Pressure (stress) 1 atm = 14.696 lb/in. 2 or psi = 760 torr = 101,325 Pa 1 atm = 30.0 inHg = 407.2 inH20 1 ksi = 1000 psi 1 mmHg = 0.01934 psi = 1 ton" 1 Pa = 1 N/m 2

1 inHg ----- 3376.8 Pa

Energy per unit mass 1 kJ/kg = 0.4299 Btu/lbm Specific heat 1 kJ/(kg. °C) = 0.23884 Btu/(lbm. °F) Temperature 1 K = 1.8°R K = 273.15 + °C °R = 459.69 + °F

Temperature change 1 °C = 1.8°F Specific thrust 1 lbf/(lbm/s) = 9.8067 N/(kg/s) Specific power 1 hp/(lbm/s) = 1.644 kW/(kg/s) Thrust specific fuel 1 lbm/(lbf- h) = 28.325 mg/(N, s) consumption (TSFC)

Power specific fuel 1 lbm/(hp-h) ---- 168.97 mg/(kW, s) consumption Strength/weight ratio (o/p) 1 ksi/(slug/ft 3) = 144 ft2/s 2 = 13.38 m2/s 2

4 ELEMENTS OF PROPULSION

1.3 Operational Envelopes and Standard Atmosphere

Each engine type will operate only within a certain range of altitudes and

Mach numbers (velocities). Similar limitations in velocity and altitude exist for airframes. It is necessary, therefore, to match airframe and propulsion system capabilities. Figure 1.1 shows the approximate velocity and altitude limits, or corridor of flight, within which airlift vehicles can operate. The corridor is bounded by a lift limit, a temperature limit, and an aerodynamic force limit. The lift limit is determined by the maximum level-flight altitude at a given velocity. The temperature limit is set by the structural thermal limits of the material used in construction of the aircraft. At any given altitude, the maximum velocity attained is temperature-limited by aerodynamic heating effects. At lower altitudes, velocity is limited by aerodynamic force loads rather than by temperature.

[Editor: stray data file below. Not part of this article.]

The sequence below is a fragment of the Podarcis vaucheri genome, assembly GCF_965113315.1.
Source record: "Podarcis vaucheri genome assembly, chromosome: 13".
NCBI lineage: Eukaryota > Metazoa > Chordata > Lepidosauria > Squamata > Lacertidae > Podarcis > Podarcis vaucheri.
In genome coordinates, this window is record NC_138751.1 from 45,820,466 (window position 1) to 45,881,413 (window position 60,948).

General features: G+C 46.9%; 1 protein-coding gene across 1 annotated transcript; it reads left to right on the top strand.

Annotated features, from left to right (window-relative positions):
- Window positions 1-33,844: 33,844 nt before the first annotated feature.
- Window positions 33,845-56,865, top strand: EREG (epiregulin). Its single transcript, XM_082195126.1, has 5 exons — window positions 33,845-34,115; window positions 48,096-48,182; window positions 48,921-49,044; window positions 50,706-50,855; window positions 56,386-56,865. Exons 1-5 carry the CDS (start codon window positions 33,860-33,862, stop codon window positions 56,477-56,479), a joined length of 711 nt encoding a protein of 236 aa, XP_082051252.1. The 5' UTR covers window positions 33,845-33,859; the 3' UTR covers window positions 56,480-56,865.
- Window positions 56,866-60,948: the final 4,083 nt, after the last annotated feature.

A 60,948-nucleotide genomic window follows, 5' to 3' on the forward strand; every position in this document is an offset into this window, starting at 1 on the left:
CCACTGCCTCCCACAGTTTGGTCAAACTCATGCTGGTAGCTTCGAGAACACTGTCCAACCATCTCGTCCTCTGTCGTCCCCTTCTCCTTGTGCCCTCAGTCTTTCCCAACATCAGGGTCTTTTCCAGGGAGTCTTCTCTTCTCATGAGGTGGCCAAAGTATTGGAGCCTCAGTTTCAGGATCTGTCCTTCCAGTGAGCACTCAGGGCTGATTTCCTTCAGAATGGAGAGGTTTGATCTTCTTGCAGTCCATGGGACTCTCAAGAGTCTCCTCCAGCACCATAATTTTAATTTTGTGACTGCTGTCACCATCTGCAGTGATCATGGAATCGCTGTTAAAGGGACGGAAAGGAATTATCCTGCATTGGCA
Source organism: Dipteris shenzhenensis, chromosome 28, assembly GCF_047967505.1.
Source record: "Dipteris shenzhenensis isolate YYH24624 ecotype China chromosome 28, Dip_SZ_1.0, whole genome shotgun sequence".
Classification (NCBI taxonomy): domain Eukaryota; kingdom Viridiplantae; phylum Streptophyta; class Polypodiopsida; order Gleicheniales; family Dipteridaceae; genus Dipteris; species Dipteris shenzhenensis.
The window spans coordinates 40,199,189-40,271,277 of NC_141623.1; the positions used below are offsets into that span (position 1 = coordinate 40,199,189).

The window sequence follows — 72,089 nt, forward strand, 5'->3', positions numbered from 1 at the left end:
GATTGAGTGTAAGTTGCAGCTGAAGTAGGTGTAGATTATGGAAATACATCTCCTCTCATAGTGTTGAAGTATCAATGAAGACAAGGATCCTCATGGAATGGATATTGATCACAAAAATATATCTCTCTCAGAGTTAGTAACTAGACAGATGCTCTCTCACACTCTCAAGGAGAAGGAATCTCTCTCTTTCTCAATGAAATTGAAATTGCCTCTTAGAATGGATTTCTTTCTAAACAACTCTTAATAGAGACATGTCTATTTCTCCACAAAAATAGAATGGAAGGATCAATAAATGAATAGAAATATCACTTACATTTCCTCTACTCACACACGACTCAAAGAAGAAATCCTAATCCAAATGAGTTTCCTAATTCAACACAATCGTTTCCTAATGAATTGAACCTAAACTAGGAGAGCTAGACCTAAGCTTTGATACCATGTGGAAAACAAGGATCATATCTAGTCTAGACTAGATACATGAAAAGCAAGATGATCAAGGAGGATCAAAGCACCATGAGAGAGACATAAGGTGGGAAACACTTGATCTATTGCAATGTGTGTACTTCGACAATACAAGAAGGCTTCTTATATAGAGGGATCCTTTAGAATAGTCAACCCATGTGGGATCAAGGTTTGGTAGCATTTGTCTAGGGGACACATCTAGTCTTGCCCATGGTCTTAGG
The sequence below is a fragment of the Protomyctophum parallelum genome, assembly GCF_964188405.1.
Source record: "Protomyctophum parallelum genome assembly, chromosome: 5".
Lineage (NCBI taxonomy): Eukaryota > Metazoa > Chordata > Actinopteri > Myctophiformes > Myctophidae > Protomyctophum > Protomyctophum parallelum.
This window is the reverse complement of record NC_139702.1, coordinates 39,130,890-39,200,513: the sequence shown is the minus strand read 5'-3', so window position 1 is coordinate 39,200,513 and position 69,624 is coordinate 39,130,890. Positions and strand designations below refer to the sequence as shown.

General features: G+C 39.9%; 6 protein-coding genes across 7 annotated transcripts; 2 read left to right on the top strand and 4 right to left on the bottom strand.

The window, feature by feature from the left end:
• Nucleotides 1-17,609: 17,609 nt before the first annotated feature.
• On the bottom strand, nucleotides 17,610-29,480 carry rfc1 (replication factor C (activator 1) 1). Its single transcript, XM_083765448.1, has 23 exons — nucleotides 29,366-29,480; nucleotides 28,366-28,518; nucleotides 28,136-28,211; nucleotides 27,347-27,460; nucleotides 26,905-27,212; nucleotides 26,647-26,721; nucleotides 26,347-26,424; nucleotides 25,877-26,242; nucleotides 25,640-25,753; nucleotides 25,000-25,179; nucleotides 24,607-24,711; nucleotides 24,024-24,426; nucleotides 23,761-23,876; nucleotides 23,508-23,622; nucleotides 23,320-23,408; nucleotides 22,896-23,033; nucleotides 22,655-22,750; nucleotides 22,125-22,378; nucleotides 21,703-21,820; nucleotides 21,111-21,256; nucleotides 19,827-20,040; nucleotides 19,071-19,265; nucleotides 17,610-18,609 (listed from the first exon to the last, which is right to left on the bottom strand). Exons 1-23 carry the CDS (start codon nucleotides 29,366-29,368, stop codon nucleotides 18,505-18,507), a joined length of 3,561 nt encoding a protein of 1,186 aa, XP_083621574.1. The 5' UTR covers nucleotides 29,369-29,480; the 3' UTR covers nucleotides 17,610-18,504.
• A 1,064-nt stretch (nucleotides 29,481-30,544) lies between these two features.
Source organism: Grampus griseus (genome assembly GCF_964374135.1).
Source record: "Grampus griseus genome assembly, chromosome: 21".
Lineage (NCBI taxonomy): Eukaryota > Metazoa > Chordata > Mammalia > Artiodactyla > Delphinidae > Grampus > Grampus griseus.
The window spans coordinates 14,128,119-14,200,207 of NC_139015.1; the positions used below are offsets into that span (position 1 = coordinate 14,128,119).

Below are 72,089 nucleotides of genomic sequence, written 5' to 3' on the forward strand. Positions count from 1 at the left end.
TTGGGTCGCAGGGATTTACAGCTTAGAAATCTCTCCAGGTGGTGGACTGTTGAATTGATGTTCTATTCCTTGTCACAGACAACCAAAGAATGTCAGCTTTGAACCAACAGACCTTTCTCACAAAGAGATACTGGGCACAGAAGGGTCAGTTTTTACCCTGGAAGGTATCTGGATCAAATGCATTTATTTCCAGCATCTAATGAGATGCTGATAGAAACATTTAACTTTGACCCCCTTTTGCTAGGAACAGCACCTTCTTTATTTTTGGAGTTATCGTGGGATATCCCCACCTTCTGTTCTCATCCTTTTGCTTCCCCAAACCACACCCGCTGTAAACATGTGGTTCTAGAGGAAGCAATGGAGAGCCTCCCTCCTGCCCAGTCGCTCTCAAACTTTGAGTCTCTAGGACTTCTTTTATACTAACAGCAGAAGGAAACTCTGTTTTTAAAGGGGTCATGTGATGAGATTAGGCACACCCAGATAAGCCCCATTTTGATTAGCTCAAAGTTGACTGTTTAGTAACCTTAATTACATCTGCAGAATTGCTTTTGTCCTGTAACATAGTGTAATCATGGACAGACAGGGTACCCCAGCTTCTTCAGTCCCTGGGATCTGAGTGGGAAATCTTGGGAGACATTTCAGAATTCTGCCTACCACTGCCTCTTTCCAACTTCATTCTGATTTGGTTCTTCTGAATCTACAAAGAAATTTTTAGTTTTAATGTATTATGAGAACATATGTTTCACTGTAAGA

The operating regions of all aircraft lie within the flight corridor. The operat- ing region of a particular aircraft within the corridor is determined by aircraft design, but it is a very small portion of the overall corridor. Superimposed on the flight corridor in Fig. 1.1 are the operational envelopes of various powered aircraft. The operational limits of each propulsion system are determined by limitations of the components of the propulsion system and are shown in Fig. 1.2.

The analyses presented in this text use the properties of the atmosphere to deter- mine both engine and airframe performance. Since these properties vary with location, season, time of day, etc., we will use the U.S. standard atmosphere 2 to give a known foundation for our analyses. Appendix A gives the properties of the U.S. standard atmosphere, 1976, in both English and SI units. Values of the pressure P, temperature T, density p, and speed of sound a are given in dimen- sionless ratios of the property at altitude to its value at sea level (SL), the reference value. The dimensionless ratios of pressure, temperature, and density f Helicopter

Lift (stall) limit /" \ ~a~,m~L / ~5 \ ' r°c e 7 "~Upperlimit ~1 / .~

/<, turbofan //

/ \~ \, / Temperature

I Upper-limi~ # limit turboprop I I

(Parte 1 de 13)